In her final blog entry, Kristina asks for your expert opinion. The girl needs a new pair of speakers. I think she's looking for something "wicked cute," as they say in Boston.
Over the past few days, I've thought about what I'd like to say in my last blog entry. I wanted to lend some words of wisdom to audiophiles, but all of you already know more than I ever will about audio components. And so, it seemed, a daunting task lay ahead, until I finally realized that I could make my lack of expertise work to my advantage...for once.
In my time at Stereophile I've spoken to a lot of manufacturers and distributors, and have kept my eye on the message board for 10 weeks. One thing that is constant is that audiophiles know their stuff annoyingly well. I recall countless times being on the phone simply wanting to verify a model name and price and the person on the other end of the conversation insisted on telling me about his company's new tweeter material or the frequency response of a particular electrostatic loudspeaker. In the end, I got an overwhelming amount of information because people answered questions I'd never asked in the first place.
A few weeks ago, I read an article by Wes Phillips about how difficult it is to offer people his expert advice. I understood fully what he meant. Experts know too much. The same subject was brought up again briefly yesterday and I overheard Stephen and John Atkinson discussing just how relevant that article is to audiophiles who know their stuff, but don't know how to articulate their suggestions without scaring people to death with Ohms, kHz and impedance.
So in my final blog entry, I am volunteering myself to your expert opinion. I am looking for some speakers to put in my apartment when I move back to college. But I must warn you, I don't know a darn thing about speakers and I don't want to.
Now, I know it's not uncommon for someone who is passionate about something to discuss every intricate detail as a measure of their qualified opinion. Rarely does anyone want to stick to the Audio-Components-101 description when they are clearly capable of the graduate-level Output-Stage-Configuration-575 description. But when push comes to shove, jargon only works with your peers. As I am not your peer, the impact of an audio conversation can fly over my head. I get lost in the babble of numbers and start to daydream when terms like "output stage configuration" and "crossover frequency" are mentioned.
So, I am asking for a tiny bit of guidance and I apologize for needing a watered-down suggestion. Shakespeare once wrote, "More matter, less art," and in this case I could not agree more. My only words of wisdom are to be straightforward and keep the language simple. You will be more effective in leading non-audiophiles, like me, to the speakers we want. The last thing I want is to be overwhelmed and later ask a random store assistant for the cheapest pair of speakers he has and then run away with them unsatisfied and bitter. Perhaps a brand or style of loudspeaker is all I need?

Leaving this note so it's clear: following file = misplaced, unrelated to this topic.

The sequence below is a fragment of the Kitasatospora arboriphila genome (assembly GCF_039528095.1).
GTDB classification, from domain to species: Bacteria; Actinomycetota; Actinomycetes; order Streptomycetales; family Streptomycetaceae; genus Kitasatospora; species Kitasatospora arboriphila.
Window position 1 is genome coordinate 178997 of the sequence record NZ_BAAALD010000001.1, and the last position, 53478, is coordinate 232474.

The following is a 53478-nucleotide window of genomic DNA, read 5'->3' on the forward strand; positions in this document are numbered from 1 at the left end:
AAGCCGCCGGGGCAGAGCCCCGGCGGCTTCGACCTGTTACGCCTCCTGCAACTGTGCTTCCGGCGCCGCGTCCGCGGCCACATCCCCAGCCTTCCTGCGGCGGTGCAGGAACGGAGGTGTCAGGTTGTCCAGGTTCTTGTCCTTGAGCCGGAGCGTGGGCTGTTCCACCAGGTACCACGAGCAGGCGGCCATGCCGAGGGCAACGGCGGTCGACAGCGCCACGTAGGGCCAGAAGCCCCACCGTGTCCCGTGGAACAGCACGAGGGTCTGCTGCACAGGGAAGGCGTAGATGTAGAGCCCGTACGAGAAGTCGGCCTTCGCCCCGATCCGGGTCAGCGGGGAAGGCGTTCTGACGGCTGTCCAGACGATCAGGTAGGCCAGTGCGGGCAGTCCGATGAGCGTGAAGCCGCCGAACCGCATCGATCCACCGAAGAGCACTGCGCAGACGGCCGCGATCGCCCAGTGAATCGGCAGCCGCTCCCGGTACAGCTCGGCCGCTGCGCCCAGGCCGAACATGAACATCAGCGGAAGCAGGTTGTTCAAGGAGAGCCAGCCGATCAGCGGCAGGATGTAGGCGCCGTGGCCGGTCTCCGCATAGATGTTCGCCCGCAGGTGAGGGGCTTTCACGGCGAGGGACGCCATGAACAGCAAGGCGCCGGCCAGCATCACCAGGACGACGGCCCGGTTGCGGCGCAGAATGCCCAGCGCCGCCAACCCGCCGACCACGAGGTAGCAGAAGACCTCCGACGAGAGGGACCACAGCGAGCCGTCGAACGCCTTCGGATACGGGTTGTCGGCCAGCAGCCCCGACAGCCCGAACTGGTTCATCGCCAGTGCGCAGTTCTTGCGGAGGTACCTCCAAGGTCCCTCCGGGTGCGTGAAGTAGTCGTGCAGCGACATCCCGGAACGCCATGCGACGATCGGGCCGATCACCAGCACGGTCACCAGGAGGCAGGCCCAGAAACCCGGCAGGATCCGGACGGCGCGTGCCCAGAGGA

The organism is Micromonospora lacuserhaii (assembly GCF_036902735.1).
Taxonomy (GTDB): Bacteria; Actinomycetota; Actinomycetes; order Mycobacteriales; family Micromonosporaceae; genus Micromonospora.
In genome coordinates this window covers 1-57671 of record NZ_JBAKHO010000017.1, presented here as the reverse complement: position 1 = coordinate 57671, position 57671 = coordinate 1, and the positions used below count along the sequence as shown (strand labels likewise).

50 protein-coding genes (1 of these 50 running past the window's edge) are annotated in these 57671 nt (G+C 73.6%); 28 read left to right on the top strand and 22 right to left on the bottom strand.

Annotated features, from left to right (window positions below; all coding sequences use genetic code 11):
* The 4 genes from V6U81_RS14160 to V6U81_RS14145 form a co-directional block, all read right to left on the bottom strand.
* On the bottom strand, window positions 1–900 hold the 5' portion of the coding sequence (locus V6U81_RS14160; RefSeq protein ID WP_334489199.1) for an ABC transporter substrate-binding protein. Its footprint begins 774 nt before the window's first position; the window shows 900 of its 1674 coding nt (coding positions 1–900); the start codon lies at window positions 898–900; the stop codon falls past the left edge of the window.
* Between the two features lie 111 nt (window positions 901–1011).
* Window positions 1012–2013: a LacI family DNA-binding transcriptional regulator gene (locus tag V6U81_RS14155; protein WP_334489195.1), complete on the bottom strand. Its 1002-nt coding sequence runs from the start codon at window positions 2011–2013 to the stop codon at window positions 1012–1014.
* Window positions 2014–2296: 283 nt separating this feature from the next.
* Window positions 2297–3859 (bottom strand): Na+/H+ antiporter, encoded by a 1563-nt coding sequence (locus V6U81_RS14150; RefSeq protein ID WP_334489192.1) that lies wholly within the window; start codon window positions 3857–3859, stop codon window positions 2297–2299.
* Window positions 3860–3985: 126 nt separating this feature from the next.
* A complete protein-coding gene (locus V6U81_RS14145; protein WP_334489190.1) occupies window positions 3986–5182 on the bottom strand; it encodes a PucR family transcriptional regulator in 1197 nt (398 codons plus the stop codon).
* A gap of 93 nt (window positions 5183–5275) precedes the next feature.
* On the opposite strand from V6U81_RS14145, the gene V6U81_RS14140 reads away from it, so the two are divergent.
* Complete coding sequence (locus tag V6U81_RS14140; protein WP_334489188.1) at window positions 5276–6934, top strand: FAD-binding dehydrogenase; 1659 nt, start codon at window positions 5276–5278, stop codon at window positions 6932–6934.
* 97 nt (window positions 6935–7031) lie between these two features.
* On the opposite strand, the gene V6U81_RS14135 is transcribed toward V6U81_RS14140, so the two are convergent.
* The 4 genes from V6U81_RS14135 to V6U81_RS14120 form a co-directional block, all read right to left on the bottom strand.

So here we go...
I live in a studio apartment and I haven't the faintest idea of what the ideal speakers would be for a room my size. Last year I had exceptionally high ceilings, but this year I've settled for a basement apartment with poor lighting so that I can have my own bedroom. Next year will be something different altogether, so I don't want speakers that would sound amazing in my basement this year but horrible in a regular house next year. My bedroom is tiny, so I won't even go there, but my living room...eye-balling it, is maybe 20x20??
The college life is a humble one and, although it would be awesome, I can't buy expensive speakers or a pair for each room. My price range is roughly $150–$300 (my mother would laugh). I would need a pair that can be moved relatively easily from my bedroom to the living room for the occasional house party (but let's not tell BU anything about that). And, although I couldn't get away with playing them full volume, I do want a loud pair that can be engulfing, emerging me fully into music/movies and drowning out the sad speakers on my roommate's desktop, just for my own inner gratification.
My more superficial side is craving something different. Small speakers are all I have room for, but cute ones are a must (yes, adorable if possible). I'd like to steer clear of a black pair. Everyone on earth has black speakers. I have to set myself apart. Bright colors would be nice, but for my price range, I throw up my hands and say, "Whatever, man."
Having done some research, I came across three sets of speakers, each of which caught my eye based on affordability and adorableness: Energy's RC-Mini in cherry ($200/pair), Monitor Audio's R180 ($229/pair) in red and Tannoy's Mercury F2 in dark brown vinyl-ish ($185/pair). John tells me that the JBL Studio L880 [reviewed in our September issue] would probably be the ideal speaker for house parties, and they only cost $1,400.
I laughed. Although those are clearly within my price range (cough), I will put away my hopes of the JBLs until a few years down the road. In any case, I can't quite put my finger on it, but the other three speakers make me warm and fuzzy inside even though I have no idea of what they are capable. I don't even know if they're offered at reasonable prices.
My last day here is August 22nd and, although it's been fun, I am anxious and excited to go back to school to be with my boyfriend and my friends. I have, however, come to the realization that I cannot go back to school and say I interned at Stereophile for two summers in a row and don't own a pair of speakers. That's just embarrassing.